10 October 2007


The process of self-discovery is fluid, elusive and capricious. We find and lose ourselves, moment-to-moment, like the fleeting recognizable shapes seen in the clouds. The process of discovering our godhood is likewise fluid, elusive and capricious. We find and lose our divinity constantly. This is our mystery.

It seems to me that identity is a made thing, like art, like music, like a spinach soufflĂ©. It’s part performance, done for an audience, often involving improvisation – even plagiarism – and part self-discovery, a continual self-recreation.

I cannot speak to how everyone does it, but I pick and choose between all the possible choices I can imagine and sculpt an identity for myself. Actually I have several identities – the work identity, the home identity, the mom identity, the lover/partner identity, the artist identity. These days all my identities are more similar to each other than they have ever been in my life. I think I am achieving balance.


Postmodern society allows for each of us to keep a closet full of identities which we pull out and try on, wearing when and as we see fit. It seems to me that this is both a personal choice and a tendency based on cultural norms. Sociologist Victoria Alexander, in Sociology of the Arts, seems to agree, stating “…because people are more geographically mobile and can choose among a wide variety of consumer items, their identities have become fragmented and based on their consuming choices and lifestyles” (13). Did my grandmother have more than one identity? Perhaps she did, living with an unstable man, balancing a work life and home life, walking carefully on whatever eggshells the moment laid before her. Perhaps the need for multiple identities – or multifaceted identities – comes from having large numbers of people to interact with. Could it be that we need to be one person with that group, another person in this situation, and still another when we’re all alone?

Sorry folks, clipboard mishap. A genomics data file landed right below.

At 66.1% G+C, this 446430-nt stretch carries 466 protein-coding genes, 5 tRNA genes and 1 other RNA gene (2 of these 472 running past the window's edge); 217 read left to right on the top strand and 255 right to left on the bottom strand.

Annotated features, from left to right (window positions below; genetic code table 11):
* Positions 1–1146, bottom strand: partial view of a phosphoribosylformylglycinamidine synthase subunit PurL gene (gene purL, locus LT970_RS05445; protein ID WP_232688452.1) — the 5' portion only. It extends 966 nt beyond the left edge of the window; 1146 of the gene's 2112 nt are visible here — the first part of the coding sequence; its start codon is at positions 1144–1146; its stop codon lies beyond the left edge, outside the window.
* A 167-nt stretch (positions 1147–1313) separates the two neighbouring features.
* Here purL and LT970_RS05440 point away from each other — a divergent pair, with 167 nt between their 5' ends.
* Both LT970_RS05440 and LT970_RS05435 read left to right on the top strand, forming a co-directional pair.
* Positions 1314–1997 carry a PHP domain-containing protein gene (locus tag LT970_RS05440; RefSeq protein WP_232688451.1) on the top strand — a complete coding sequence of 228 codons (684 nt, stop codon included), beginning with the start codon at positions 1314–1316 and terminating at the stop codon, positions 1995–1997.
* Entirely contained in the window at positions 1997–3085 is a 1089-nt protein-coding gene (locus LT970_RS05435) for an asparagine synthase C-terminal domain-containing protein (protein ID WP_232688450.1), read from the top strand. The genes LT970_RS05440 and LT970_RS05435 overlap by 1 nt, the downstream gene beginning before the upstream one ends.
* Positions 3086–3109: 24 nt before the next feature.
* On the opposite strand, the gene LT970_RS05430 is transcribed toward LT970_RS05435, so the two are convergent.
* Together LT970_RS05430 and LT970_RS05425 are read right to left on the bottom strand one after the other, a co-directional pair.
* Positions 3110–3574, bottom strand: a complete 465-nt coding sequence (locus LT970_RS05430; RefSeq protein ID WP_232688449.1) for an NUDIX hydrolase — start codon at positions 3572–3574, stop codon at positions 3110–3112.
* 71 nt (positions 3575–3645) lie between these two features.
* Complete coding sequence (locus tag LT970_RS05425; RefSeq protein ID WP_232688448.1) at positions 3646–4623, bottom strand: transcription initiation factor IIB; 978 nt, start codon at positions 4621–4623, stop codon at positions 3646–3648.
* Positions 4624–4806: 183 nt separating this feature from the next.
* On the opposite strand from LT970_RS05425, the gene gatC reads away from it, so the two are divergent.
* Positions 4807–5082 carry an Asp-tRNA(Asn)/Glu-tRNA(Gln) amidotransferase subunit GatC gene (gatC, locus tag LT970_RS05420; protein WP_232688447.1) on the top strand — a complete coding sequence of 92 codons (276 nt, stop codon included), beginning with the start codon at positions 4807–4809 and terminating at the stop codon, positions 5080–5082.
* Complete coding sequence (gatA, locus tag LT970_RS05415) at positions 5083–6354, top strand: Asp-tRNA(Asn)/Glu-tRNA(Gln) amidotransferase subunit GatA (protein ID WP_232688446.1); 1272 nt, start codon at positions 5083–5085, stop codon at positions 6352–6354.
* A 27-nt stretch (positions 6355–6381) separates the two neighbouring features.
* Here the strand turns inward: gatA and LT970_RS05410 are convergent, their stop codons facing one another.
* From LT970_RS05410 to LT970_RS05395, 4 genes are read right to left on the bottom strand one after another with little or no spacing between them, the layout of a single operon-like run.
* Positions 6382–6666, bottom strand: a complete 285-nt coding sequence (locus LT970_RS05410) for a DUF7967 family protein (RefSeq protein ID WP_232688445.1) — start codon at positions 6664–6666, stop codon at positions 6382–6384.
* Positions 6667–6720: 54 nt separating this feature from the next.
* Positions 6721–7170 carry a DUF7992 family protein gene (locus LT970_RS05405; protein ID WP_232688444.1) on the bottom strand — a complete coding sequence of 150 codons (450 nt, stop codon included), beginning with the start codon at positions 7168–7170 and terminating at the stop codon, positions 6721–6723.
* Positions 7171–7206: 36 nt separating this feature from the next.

In The Power of Feminist Art, editors Norma Broud and Mary Garrard, discussed identity with Judy Chicago. Chicago stated that, "Identity is multiple… when I started looking at Jewish experience people would say ‘Oh, you’ve stopped being a feminist?’ It’s because they had a very narrow concept of identity… one can be both a woman and a person of color, an American and of African descent, as well as a person of a particular class. One’s identity is larger than singular (72)."

My identity is indeed multiple. I self-identify as a member of a number of overlapping groups. In regards to ethnicity I see myself as predominantly western European (Irish, Scottish); class – this one is a bit fluid – I consider myself upper-middle class because I feel I am very fortunate in life, but I’m not sure if that’s how I’d be placed based on income. I place myself as an artist, a mother, a partnered individual, and a reluctant and somewhat anarchistic American. I have a work identity that oozes capability and responsibility, but I’d really like to chuck it all and be more bohemian, taking up an eclectic gypsy persona as my primary identity.

The clothes would be so much more fun.


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